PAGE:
Croatian Recovery and Resilience Programme Faces More Criticism

April the 22nd, 2021 - The Croatian Recovery and Resilience Programme is continuing to face more backlash, doubt and criticism as this so-called ''generational opportunity'' presents more questions than it does answers.

As Poslovni Dnevnik/Ana Blaskovic writes, not even ten days before being sent to Brussels, criticism of the Croatian Recovery and Resilience Programme, the key to the 6.3 billion euro grant to try to drag us up and out of the ongoing pandemic crisis, hasn't stopped.

Those to whom it should refer didn't participate in the programme's creation, only about eighty pages of the summary were released to the public and it included projects that have nothing to do with reforms.

Disappointment with the plan, which the prime minister calls a "generational opportunity", is shared by the Croatian Employers' Association (HUP), who demand that the document be changed in such a way as to direct more money to the real sector.

At a recently held conference, which dissected the plan with the specific question of what kind of investments can get us out of the crisis, chief economist Iva Tomic pointed out that in terms of GDP per capita, Croatia is at the very bottom of the EU, at 65 percent of the European Union average.

If we want to get closer to 75 percent then we need to grow faster than others in as much as is possible by boosting merchandise exports and private investments with a quick return, rather than repeating the mistake we made back in 2008 when public investment and infrastructure were favoured.

''We need bold growth rates’'

"The patient is now in the terminal phase, and we're treating him with aspirin, so in five years we'll be sitting, scratching our heads and again wondering why we're lagging behind. We need bolder growth rates, and we can only achieve that by direct investments in entrepreneurship,'' HUP's Igor Skrgatic, from the company BE-ON, stated.

"I really don't understand how we can allocate 7.5 billion kuna for the renovation of buildings and facades, and only 2.5 billion kuna for healthcare, which is less than a dozen annual investments in the sector," asked HUP president and Pliva's main man, Mihael Furjan. He noted that productivity must be increased, but "we don't see how the plan is planned to be used in the right way, in order to increase efficiency."

He added that investments in equipment are welcomed because in healthcare it can increase disease prevention and bring savings, but that it should be used to the maximum with accompanying investments in people. “In healthcare, we have great doctors and pockets of excellence. For example, efficiency already exists in dental tourism and transplant medicine,'' Furjan pointed out, highlighting brighter Croatian examples.

Skrgatic emphasised that there is too much allocation in the public sector already, which doesn't have the capacity to absorb money in the short term, instead of in the private sector, where one kuna of investment would create a new 3-4 kuna. "There is a thesis that we're asking for helicopter money. No, we're asking for money for projects in a high stage of development, to make programmes in accordance with the pillars of the EC, to which entrepreneurs will apply,'' said Skrgatic.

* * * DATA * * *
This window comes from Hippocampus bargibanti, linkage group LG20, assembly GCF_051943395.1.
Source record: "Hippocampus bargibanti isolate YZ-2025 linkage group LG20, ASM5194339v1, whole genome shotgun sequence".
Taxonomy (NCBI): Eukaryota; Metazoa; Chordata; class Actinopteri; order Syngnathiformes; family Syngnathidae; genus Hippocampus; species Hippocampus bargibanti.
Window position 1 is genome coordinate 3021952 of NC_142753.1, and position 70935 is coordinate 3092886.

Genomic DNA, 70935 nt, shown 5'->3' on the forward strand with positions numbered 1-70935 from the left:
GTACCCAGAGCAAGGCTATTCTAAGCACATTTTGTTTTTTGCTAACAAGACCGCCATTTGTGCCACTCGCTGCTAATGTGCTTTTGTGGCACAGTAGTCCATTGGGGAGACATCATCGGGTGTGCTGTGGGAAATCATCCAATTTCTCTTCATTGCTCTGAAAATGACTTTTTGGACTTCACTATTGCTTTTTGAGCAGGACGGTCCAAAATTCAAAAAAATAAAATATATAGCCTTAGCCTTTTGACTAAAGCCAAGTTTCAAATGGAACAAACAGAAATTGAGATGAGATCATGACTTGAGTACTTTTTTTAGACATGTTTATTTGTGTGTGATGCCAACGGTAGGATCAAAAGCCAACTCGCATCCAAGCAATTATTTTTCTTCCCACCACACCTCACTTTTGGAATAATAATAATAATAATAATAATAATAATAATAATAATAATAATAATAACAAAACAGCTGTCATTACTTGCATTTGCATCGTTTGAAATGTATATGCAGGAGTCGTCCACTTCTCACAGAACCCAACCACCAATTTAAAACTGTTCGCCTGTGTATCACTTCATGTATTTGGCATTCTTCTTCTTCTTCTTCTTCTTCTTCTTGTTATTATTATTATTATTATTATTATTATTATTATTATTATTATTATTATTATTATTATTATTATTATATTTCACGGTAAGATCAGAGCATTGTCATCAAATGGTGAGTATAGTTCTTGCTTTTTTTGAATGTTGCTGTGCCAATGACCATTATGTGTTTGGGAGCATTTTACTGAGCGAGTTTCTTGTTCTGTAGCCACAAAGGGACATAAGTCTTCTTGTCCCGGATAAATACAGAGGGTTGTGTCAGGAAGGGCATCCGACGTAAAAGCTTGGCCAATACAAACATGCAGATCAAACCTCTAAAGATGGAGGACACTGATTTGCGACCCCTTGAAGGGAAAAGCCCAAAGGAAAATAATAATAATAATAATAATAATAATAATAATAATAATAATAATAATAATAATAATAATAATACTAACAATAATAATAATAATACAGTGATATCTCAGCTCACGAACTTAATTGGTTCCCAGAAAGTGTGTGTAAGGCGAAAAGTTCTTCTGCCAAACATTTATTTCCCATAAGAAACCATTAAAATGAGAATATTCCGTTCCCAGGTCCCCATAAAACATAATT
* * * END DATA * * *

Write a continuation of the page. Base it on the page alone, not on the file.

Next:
Mislav Balkovic, the Dean of the Algebra University College, believes that the Croatian Recovery and Resilience Programme and its plan shouldn't be viewed only from the perspective of cash but also the creation of jobs. He stated that education is the foundation of competitiveness, and Croatia is in the company of the Philippines and Costa Rica in this regard, which isn't much to shout about.

"Investments in infrastructure aren't going to work to create new jobs, and we aren't going to be able to maintain the existing system of intergenerational solidarity for long. Key reforms must emerge. That's why it's much better for the changes to be designed after the local elections when the pressure for investments in local infrastructure is reduced,'' said Balkovic.

The age old Croatian mentality of helplessness

“The Rimac Campus and the Sisak Refinery are very potent projects. But why don’t we have 200 projects in the catalog? We can't even get anywhere close to that if the person compiling the catalog doesn't come and talk to us,'' stated Atlantic Group CEO Emil Tedeschi.

He pointed out that he opposes the stereotyping that projects are divided into the private and public sectors, but that it's important to see how to allocate money to create a multiplier effect. He also pointed his arrow to the address of the private sector and discussed the role, or lack of, of the state in that field.

"If Infobip had waited for the Government, it wouldn't have become a unicorn, if Rimac had waited, he wouldn't have attracted investments from Porsche and Hyundai"

We've unfortunately got a mentality which is a combination of rentiership and helplessness, and there's still an awful lot of work which needs to be done. But that doesn't simply get the Croatian Government out of its duties of taking some responsibility,'' Emil Tedeschi concluded when discussing the Croatian Recovery and Resilience Programme and its content.

For more, make sure to follow our dedicated business section.